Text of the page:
First look at the Wii version of NBA Live 08

Posted July 10th, 2007 at 1:45 am
NBA Live 08 Wii

IGN has posted a preview of NBA Live 08 for the Wii. What they saw was early in development, but they seem encouraged by the direction it is going.

Personally I don't really see basketball as a game that will work all that well with the Wii controls. The shooting matches up, but so much of the game relies on quick reaction time and precision. It's hard to imagine all the other elements in a basketball game fitting in seamlessly to offer a satisfying 5 on 5 experience. Of course I would be someone to state that FIFA wouldn't make sense as a Wii game and they're making that. I suppose no one can say until they have it in their hands and get in on the action.

As with the other sports titles on the Wii, the real attraction could end up being the mini-games. However the online play could end up being a huge selling point as 4 vs 4 would definitely be a lot of fun if everything works right.

Click here for the full article or continue on to read excerpts from it.

In general, we'd compare this year's NBA Live offering to last year's Madden effort on Wii, as EA has a few solid ideas to work with, but it isn't necessarily as polished or in-depth as it could be. Don't get us wrong, NBA Live is a solid first basketball game on Wii, and if this early playthrough is any indication NBA should be more along the lines of Madden quality, and less along the lines of the lesser Tiger Woods effort, as it looks, plays, and acts like a true Wii conversion of an already booming franchise.

Along with the other titles this year, NBA Live will include family play, full Mii integration, and a party mode for mini-game goodness.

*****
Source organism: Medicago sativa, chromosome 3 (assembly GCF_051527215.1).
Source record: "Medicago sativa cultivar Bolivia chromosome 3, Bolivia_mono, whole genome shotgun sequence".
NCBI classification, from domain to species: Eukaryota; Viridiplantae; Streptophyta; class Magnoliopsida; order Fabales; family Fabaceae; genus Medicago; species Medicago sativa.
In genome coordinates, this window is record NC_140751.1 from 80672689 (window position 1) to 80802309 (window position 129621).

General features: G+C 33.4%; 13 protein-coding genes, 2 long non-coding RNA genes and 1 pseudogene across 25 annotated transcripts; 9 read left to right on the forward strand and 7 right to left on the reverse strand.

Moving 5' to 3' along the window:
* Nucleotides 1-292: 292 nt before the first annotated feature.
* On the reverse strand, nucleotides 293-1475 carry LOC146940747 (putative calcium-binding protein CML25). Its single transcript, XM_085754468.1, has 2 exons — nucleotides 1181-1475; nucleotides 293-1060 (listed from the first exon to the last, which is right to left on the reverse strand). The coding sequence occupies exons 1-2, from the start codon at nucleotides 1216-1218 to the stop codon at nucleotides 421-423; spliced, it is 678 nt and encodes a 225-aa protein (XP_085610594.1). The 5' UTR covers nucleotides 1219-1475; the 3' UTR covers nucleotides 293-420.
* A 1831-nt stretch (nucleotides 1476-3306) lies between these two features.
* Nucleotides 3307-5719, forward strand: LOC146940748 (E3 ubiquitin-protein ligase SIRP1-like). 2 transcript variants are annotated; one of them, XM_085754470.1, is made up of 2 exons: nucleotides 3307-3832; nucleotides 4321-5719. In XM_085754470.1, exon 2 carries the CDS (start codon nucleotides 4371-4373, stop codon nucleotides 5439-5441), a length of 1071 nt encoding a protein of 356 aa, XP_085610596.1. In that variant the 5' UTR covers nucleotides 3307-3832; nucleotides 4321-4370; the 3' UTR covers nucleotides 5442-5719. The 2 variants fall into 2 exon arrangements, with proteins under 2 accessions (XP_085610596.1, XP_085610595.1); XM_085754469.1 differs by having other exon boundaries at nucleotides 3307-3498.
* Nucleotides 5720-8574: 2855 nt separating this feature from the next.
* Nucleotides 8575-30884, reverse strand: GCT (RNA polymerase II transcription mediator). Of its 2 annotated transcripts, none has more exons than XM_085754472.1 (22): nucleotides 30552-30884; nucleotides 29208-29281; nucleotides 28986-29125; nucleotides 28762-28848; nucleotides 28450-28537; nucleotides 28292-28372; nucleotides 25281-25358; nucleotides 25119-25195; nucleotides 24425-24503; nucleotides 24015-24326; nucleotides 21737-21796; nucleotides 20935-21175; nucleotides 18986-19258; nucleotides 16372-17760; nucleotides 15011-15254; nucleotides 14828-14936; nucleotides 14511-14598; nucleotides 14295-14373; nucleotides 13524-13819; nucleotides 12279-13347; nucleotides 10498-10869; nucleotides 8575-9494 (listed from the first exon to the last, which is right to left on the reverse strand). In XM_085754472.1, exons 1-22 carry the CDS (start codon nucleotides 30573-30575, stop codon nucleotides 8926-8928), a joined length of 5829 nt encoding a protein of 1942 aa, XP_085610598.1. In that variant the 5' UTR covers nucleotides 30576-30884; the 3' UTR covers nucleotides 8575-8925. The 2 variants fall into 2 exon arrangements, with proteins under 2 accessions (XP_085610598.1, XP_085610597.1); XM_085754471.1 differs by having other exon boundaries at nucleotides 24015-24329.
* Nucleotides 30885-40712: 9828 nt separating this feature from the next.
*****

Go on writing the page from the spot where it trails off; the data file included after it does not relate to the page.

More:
As for the general controls, NBA Live is pretty straightforward. Players take to the court with any of the officially licensed NBA teams, selecting a Mii to act as your team indicator and motion icon tabs (just like Madden), and jump into a more arcade-like NBA experience. On the court, simple gestures take over for timed button presses, so when you shoot a jumpshot you'll actually flick the Wii-mote up, and then forward to release the ball. Do this with the right timing, and your accuracy will be increased.

In addition to the jumpshot players can pass left or right with a flick of the Wii-mote, press A for a quick-pass to the nearest open player, perform a crossover dribble by flicking the nunchuk, or slam dunk with a twist of the Wii-mote. On defense, it's the classic control swap between shooting and blocking, passing and stealing, and the like. Flick up and down to jump and swat at balls, and move side to side with the Wii-mote to attempt a sweeping steal. The general pass button is replaced by a player switch function, and the rest of the controls are yet to be determined for the final version.